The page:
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Canon EOS Crop Sensor for HD
APS-C sensor cameras including the 80D, 70D, 7D Mk. II, 7D, EOS M and Rebel models for HD video recording.


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Old October 6th, 2009, 12:33 AM   #1
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7D worth the trade from a xl2?

Hi,

I shoot a mix of short films/indies and event/broadcast work, however I focus on the short film/indie side. That being said, I currently own and use an xl2 as my main camera. Looking at ebay, it seems that I can sell my xl2 (it's in great shape) for slightly more than I can buy a 7D brand new. Is it worth it?

I know that picture quality is incomparable, but is everything else? i have a mattebox and rails that will work with the 7D, but what about audio acquisition? I've come to rely on the xl2's xlr ports, phantom power, etc. What options are there? Will I need to purchase a separate audio recorder and sync the audio in post, or what?

I'm just not sure if the trouble of upgrading to a 7D is worth it or not. I would love to think it is, but I want to be sure before I sale away my trusty xl2.
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Old October 6th, 2009, 12:47 AM   #2
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Hi Conrad,

As a former XL2/XLH1 owner and current 5Dm2/7D owner... I would say... it depends. For the film/indie side of things, it's a no-brainer: switch.

But if you're doing corporate work / paid jobs that require fast set ups and you're working alone, I think you'll miss the XL2.

I tried to get by briefly without a "real" video camera, and ended up buying a Sony Z5 for bread and butter jobs, using the DSLRs for my personal projects and jobs with clients who have time to spare.

What you will gain: low light, punchy colour, DOF control

What you will miss: zoom range, auto focus, ergonomics, vf, built in NDs, quality on board audio, jello free shooting, the sheer presence of the XL cameras, and possibly tape.
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Old October 6th, 2009, 01:03 AM   #3
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Totally agree with Josh - while I absolutely love the 5d2 - I couldn't imagine not having a dedicated video cam for a lot of jobs, because while the dslr's create stunning images, they're pretty clunky sometimes. Most notably when capturing audio. Oh yeah, and form factor, and manual controls. But it does totally depend on what you're shooting most of the time.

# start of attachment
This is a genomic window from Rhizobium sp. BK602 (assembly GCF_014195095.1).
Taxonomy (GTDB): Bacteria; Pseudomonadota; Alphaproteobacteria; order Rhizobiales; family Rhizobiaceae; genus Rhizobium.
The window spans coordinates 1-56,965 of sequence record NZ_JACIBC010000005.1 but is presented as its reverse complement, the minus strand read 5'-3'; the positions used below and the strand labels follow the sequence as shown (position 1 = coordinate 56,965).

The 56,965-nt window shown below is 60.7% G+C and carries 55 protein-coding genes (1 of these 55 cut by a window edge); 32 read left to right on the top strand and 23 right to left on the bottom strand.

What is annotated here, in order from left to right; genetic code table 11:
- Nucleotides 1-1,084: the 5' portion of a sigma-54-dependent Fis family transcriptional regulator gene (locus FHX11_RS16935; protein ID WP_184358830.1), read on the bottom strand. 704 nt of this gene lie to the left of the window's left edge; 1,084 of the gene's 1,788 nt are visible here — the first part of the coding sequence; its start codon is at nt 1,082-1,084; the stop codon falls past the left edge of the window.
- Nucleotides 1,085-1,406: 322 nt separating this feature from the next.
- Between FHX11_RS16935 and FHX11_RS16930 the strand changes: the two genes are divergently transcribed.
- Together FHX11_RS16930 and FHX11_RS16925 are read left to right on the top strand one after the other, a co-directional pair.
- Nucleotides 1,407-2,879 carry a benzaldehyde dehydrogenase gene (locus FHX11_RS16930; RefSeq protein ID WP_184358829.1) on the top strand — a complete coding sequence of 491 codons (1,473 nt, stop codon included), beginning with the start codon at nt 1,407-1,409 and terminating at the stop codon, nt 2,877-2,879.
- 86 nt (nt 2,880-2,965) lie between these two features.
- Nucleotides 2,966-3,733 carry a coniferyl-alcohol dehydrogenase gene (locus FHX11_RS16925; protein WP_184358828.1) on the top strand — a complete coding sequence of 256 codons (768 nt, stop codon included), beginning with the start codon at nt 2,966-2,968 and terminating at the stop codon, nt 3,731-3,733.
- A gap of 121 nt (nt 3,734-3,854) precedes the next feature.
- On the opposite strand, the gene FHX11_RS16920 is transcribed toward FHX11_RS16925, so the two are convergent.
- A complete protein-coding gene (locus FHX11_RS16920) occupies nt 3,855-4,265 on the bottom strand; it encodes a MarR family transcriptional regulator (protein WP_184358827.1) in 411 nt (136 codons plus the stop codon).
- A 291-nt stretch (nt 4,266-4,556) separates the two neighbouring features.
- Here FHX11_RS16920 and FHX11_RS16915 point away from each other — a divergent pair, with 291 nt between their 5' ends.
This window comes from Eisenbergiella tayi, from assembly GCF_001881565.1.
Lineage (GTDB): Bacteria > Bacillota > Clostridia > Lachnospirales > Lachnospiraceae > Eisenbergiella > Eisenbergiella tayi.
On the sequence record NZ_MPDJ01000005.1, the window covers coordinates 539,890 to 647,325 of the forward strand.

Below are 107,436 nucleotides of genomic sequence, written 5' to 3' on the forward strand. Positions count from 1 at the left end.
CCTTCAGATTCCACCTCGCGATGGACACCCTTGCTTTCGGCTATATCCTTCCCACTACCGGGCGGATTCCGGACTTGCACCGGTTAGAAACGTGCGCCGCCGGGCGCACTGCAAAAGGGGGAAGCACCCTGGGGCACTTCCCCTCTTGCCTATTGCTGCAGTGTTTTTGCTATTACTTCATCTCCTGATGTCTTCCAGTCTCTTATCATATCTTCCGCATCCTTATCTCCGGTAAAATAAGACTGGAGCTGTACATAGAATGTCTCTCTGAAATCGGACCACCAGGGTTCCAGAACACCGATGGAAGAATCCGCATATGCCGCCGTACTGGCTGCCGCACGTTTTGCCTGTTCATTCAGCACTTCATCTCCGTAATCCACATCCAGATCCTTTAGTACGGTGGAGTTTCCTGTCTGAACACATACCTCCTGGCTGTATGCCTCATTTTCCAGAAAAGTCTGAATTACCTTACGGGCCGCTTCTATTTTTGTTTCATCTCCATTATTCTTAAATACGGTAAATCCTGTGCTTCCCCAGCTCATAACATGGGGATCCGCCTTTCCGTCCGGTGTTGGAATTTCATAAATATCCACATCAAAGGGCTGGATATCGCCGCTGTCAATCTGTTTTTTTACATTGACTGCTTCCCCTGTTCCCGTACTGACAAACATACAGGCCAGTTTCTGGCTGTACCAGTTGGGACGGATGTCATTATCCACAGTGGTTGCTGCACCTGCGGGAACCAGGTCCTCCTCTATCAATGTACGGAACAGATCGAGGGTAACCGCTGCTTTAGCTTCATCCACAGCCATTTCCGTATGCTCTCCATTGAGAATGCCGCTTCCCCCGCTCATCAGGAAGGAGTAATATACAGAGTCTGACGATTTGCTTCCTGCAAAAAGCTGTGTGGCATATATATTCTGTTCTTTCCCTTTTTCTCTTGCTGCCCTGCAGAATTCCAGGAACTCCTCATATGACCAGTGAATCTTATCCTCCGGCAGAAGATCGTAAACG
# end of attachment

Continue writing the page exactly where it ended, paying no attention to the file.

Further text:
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Old October 6th, 2009, 01:18 AM   #4
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Okay if I am only shooting low-budget indie. With an xlr adapter such as this: Camcorder XLR Audio Adapter/Preamp: Buy Direct and Save - CX231, is there anything else to miss that you can't get away with?

I'm going off to college next year and is the xl2 something I should hang on to through college, or knowing that if I'm in need to shoot some event for the school (mainly what I use the xl2 for when it comes to non-indie) that I can checkout a campus camera, is there a need for a great SD video camera, when I can get a darn good still camera that also functions pretty well as a HD video camera?

I have a plethora of nikon lenses sitting around the house. I can purchase a canon-nikon mount for $200 (I'm used to shooting in full manual anyways), the xlr adapter for $300, and the 7d for 1699 totaling about 2200, and looking at completed ebay listings I can get anywhere from 1800 to 2400 for my xl2. IMO, thats not a bad deal if the 7d is truly considered an "upgrade."

The idea of having a sensor that many times bigger, for that price, just blows my mind. And, the fact that shooting with a camera that will actually slow me down, I think, might make me, in the long run, a better cinematographer simply because it forces me to think about the way a shot is going to work, etc.
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Old October 6th, 2009, 06:36 AM   #5
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Conrad, my advice is to hold on to the XL2 for now. It is holding its price OK so you should be able to sell no problem if you need to after college. Prices for HDV cameras are actually falling faster than SD cameras, for example a like-new Canon XL-H1 with all accessories sold for only 2,100 yesterday on Ebay, whereas most mint XL2s are selling for 1,500-1,800. Prices in USA are much lower of course.

Like the others have mentioned, you would very much miss the functions and form factor of a camcorder like the XL2 if you completely moved over to a DSLR like the 7D. The best advice is to keep the XL2 and buy the 7D to work alongside it, or to use for certain personal projects outside your main work.

If you can't afford to keep both (because you need to use the money from the sales of the camcorder to buy the DSLR) then I'd definitely say keep the XL2 and wait a while longer before entering the DSLR world.
Another option is to sell the XL2 and look for a decent used XL-H1.

A large portion of my income is still from DVD sales (rather than Blue-Ray) so the XL2 and down-rezzed XL-H1 footage is OK for me.

However, mixing stills photography with video means that my camera baggage is doubled and that can be a huge burden when I'm working in remote locations without vehicle transport or where plenty of flights are involved.

This is why I too have been looking very closely at the hybrid DSLRs that have recently hit the market - such as the D90, 5D Mk2, D300s and 7D.
The big problem is that although they are great digital stills cameras and offer short-clip options for high-grade video, they do not yet offer enough for me to completely switch over to using a single DSLR for all my work.

Like you, I own Nikkor lenses (a complete range of expensive optics) and so am patiently waiting for the soon-to-be-announced Nikon D3s that will have full-frame video similar to the 5D Mk2 (but hopefully with a far wider range of video & sound options and manual control).

Two Nikon D3s bodies or a D700s as back-up would be perfect for my world travels and mean that I could ditch all the extra camcorder bags! I'll just need to be patient for a while longer and see if the next level of DSLR hybrids are good enough for me to make a total switch. :)